“My whole issue with any of that … is that that network to me reports a story that they created and then they do reports on it for the next two days, on a story that they created,” Rivers said. “But it’s stupid.”

The ESPN report, which was attributed to unidentified league sources, said the Knicks have discussed proposing an Anthony-for-Griffin trade with the Clippers, and that Clippers management has discussed such a deal internally. But the report said the teams haven’t spoken to each other about a possible trade.

With Chris Paul out three to five weeks because of a separated right shoulder he suffered Friday night at Dallas, Griffin becomes even more key for the Clippers.
Griffin leads the Clippers in scoring (22.1) and minutes played (36.6), and he is second in rebounding (10.6) and assists (3.1).

Griffin, 24, is in the first year of a five-year, $95-million contract that pays him $16.4 million this season.

Rivers said he didn’t talk to Griffin about the ESPN report.

“I didn’t say a word about it,” said Rivers, who is also the Clippers’ vice president of basketball operations and has the last word on trades. “I just thought it was such a non-story.”

***

No. 3: Bucks’ Sanders, Neal squabble in locker roomBad things happen with bad teams, and based on the unseemly scene in the visitors’ locker room in Phoenix late Saturday, you could probably guess without a glimpse at the standings that the Milwaukee Bucks (7-26) lug around the NBA’s worst record. After a 116-100 loss at US Airways Center, Milwaukee’s Larry Sanders and Gary Neal got into what the Milwaukee Journal Sentinel termed a “bitter argument,” with Neal “going” where few in the fraternity of millionaire athletes dare to go: attacking Sanders’ new contract extension (which doesn’t even kick in till next season). “I earned my money. Why don’t you try it?” Neal said postgame in earshot of reporters, after Sanders questioned his attitude. Anyone paying attention to the Bucks this season could make a case that no one there – from the front office down – has been earning his salary, based on the results. Sanders’ notorious and YouTubed nightclub incident cost him 25 games with a hand injury, while Neal has underperformed and been criticized for selfish play since arriving as a free agent from San Antonio. Charles F. Gardner of the Journal Sentinel was there to chronicle some of the dreary ugliness:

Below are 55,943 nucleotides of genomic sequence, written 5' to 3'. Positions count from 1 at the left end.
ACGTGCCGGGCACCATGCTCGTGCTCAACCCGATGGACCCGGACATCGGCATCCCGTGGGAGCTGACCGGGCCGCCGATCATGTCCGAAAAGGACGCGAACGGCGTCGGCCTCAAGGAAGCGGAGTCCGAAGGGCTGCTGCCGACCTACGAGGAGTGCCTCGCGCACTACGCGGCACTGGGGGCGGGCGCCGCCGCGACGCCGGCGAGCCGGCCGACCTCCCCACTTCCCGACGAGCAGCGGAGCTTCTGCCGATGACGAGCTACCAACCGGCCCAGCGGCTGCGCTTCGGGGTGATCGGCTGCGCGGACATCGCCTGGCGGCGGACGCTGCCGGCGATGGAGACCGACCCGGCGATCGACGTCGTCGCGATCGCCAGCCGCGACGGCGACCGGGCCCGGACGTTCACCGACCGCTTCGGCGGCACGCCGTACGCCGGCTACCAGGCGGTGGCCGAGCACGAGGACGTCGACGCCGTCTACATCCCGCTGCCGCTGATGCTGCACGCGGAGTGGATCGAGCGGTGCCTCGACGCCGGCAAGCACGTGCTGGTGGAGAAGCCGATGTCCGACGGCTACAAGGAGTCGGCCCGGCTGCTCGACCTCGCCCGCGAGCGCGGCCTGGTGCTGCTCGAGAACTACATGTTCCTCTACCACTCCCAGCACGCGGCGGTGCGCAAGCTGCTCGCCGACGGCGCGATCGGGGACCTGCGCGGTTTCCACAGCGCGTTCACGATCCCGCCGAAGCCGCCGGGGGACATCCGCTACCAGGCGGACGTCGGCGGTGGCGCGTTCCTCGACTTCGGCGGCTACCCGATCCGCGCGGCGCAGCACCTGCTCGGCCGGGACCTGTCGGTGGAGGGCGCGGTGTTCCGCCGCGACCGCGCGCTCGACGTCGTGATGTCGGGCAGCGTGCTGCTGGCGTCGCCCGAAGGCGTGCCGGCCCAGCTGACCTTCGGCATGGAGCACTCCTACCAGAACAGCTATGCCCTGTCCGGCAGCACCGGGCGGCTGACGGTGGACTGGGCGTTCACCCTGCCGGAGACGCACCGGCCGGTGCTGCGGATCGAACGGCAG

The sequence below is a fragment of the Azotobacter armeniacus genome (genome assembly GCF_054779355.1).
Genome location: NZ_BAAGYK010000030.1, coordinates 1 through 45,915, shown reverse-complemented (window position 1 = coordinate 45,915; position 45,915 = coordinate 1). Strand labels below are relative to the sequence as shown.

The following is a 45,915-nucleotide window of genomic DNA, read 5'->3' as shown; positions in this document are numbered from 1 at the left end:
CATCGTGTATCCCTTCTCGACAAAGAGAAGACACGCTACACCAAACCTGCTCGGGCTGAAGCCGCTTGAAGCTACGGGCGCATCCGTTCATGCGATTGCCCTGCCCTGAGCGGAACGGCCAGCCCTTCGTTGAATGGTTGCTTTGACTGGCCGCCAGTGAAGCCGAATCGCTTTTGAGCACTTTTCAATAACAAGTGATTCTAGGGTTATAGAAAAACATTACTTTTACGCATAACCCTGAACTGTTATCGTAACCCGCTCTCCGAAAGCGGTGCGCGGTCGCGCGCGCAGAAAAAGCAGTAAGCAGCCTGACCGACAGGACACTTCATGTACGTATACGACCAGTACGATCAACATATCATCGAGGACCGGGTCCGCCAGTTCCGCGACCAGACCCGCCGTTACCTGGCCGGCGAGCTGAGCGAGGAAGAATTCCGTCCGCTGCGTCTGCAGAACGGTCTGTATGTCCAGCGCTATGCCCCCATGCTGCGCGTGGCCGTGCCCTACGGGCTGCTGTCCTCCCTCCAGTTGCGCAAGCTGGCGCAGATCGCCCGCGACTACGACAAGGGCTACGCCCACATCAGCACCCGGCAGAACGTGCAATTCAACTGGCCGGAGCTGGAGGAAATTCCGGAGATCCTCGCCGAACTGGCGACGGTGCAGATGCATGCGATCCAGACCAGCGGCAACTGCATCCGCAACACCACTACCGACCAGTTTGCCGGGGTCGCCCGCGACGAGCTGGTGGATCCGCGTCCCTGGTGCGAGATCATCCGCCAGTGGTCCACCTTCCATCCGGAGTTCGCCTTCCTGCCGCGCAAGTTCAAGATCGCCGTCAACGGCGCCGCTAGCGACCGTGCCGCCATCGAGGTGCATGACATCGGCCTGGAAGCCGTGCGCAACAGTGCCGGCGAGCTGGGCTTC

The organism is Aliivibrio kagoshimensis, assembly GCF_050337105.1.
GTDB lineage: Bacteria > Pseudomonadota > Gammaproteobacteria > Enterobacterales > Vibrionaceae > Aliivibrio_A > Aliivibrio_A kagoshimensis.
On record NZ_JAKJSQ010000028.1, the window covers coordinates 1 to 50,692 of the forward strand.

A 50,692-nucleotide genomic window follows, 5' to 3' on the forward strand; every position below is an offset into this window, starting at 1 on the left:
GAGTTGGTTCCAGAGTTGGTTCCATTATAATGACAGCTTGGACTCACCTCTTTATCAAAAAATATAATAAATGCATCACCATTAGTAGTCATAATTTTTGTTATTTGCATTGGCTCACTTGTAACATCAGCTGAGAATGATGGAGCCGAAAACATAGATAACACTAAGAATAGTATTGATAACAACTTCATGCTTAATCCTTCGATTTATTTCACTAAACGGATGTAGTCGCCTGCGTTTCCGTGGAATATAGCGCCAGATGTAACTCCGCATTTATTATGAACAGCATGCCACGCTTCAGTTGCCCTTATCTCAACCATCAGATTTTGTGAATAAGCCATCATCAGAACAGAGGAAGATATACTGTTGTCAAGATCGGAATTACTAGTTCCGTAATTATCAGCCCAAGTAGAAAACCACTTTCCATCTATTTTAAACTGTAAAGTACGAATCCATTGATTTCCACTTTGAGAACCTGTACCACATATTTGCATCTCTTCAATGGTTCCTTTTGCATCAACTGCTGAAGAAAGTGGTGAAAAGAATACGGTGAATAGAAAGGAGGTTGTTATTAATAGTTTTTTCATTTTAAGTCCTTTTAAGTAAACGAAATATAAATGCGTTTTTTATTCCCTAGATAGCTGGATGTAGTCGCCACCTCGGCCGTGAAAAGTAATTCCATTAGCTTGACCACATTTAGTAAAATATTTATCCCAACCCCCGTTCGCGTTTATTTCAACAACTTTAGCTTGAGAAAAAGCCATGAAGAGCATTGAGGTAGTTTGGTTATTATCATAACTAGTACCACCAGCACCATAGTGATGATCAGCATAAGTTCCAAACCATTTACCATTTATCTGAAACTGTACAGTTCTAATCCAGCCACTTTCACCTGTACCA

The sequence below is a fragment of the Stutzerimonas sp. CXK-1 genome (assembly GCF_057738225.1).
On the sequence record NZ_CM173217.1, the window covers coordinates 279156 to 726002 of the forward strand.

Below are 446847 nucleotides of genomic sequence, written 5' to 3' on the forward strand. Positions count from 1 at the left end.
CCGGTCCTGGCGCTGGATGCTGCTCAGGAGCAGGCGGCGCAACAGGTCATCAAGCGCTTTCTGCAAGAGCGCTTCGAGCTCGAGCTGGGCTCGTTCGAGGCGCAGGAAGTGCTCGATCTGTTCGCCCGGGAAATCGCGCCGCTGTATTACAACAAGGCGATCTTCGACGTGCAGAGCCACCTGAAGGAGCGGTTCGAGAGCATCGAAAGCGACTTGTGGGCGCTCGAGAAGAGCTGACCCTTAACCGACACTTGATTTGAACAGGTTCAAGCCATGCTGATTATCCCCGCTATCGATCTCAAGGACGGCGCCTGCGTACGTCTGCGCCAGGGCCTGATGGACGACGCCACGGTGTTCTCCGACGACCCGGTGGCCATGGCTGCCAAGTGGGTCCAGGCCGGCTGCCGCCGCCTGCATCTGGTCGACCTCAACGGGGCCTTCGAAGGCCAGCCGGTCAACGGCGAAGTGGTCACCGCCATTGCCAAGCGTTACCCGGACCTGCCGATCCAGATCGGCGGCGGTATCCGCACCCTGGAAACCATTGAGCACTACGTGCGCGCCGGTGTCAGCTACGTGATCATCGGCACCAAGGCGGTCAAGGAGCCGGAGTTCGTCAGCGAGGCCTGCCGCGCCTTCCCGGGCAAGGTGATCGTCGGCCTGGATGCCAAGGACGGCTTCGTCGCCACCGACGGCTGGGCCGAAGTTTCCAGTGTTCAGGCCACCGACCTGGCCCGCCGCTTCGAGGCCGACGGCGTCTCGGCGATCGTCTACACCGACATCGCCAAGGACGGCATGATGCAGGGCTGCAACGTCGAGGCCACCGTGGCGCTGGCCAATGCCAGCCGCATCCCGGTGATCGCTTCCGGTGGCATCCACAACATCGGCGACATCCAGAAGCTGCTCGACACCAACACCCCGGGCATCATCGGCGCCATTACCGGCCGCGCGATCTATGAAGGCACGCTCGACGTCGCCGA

It was the latest meltdown for a Bucks team that dropped to a 7-26 record as it lost for the second time in three games on its western swing.

And there were plenty of problems during the game as the Bucks committed a season-high 26 turnovers leading to 38 points by the Suns (20-12).

Bucks teammates did their best to downplay what was an ugly scene in the visitors’ locker room.

“Oh no, we’re good,” Bucks guard O.J. Mayo said. “A little team bonding, that’s all. A little kumbaya, man.

“It’s all good. When things aren’t going well, that’s when the real men reveal their true colors. Are you a grinder? Are you going to roll your sleeves up and get it done?

“People handle it different ways. We’re searching [for] ‘what do we need to do to get it going.’ “

.***